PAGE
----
Did you know that certain colors have long been associated with emotional reactions? Many designers and marketers use color to communicate messages and evoke certain responses. Red is often used in restaurant logos because it makes people feel hungry, and a spa will feature lots of pale green so visitors feel more relaxed. At Writer’s Relief, we know color can also be used to enhance your writing! Adding the right colors to your short story, poem, essay, or novel can bring images to life for your reader. Here are our best tips for using color theory to improve your writing.
5 Ways To Use Color Theory In Your Writing
Use color to reveal personalities. What color comes to mind when you think of your main character? A protagonist who is stable and predictable might wear calming blue, while one who is clever and quick-witted might have green eyes. Or a loyal, energetic sidekick might have orange hair and freckles. The color of your characters’ clothing or physical attributes will help develop your characters and make them easy for your readers to visualize.
You’ll find a handy color association chart here.
Add color to your settings. Color can set the tone for a scene or poem in a beautifully subtle way. For example, a bright blue sky and golden sun seem much more welcoming than an ominous, dark gray sky or a bloodred sun—and all we did was change the colors.
Make a mood board with a special color scheme. If you need a little extra encouragement for your WIP (work in progress), consider making a mood board, collage, or aesthetic that will help you visualize the project. Break out the markers and swatches to incorporate the colors you associate with your main characters, themes, and settings or places in your story.
Get inspired. If you’re suffering from a bad case of writer’s block, go outside to recharge and be inspired by color! Go on a nature walk, visit a grocery store (filled with colorful fruit and packages) or a coffee shop, or head to your local hardware store to look at paint samples! See what colors you’re drawn to and how they make you feel—then ask yourself how you can incorporate these hues into your story or poem.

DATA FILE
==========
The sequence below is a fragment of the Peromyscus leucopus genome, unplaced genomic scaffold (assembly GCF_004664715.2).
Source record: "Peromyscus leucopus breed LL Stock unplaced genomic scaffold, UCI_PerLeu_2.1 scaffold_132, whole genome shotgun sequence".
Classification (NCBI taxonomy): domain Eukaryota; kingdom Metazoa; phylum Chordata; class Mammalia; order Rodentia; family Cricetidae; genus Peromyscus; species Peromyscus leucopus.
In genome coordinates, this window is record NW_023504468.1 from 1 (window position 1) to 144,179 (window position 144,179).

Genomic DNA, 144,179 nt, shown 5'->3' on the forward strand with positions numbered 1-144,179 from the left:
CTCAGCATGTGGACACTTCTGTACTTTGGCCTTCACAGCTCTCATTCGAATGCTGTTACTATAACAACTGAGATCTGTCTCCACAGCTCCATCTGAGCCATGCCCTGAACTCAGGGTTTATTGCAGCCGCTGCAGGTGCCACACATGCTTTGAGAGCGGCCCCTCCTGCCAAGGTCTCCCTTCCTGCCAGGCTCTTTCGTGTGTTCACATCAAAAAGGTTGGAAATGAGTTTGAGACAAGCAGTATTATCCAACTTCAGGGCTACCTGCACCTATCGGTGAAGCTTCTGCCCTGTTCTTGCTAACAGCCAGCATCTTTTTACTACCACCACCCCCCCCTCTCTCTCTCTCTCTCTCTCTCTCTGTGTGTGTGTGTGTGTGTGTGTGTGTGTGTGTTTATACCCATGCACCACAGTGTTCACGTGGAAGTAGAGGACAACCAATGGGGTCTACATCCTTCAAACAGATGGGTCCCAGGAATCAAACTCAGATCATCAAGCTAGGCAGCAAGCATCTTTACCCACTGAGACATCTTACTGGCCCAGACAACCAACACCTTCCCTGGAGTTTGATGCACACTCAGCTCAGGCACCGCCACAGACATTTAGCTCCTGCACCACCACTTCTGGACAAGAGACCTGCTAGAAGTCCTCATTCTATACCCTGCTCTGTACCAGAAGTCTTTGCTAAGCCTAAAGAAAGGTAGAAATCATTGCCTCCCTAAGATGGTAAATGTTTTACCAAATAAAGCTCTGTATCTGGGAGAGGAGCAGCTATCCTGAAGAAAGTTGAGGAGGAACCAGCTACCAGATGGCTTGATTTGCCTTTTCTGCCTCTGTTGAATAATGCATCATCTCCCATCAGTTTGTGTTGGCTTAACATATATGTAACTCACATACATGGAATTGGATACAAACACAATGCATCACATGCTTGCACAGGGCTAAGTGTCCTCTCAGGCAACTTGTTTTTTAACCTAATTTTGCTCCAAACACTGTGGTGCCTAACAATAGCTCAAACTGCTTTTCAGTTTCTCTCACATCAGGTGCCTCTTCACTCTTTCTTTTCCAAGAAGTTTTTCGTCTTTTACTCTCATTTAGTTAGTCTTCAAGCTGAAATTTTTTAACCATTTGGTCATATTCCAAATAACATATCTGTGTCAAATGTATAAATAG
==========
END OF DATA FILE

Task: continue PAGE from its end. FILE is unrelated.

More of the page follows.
Describe colors creatively. Add to your writing’s atmosphere by finding creative ways to describe colors. Challenge yourself to communicate the colors in a scene without repeatedly mentioning the color by name. Vivid color descriptions paint a clearer picture for your readers and help you to set the tone of your scene. If your characters stop in front of a pink building, is it bubble-gum pink or a dusty rose? And a brooding antagonist might live in an apartment draped in deep, velvety purples rather than sweet, bright lavender.
Incorporating the psychological impact of color theory in your writing can effectively set the mood, reveal personalities, and show emotions. And your readers will use the color cues you provide to better imagine the scene and your characters.
Question: What do different colors evoke for you?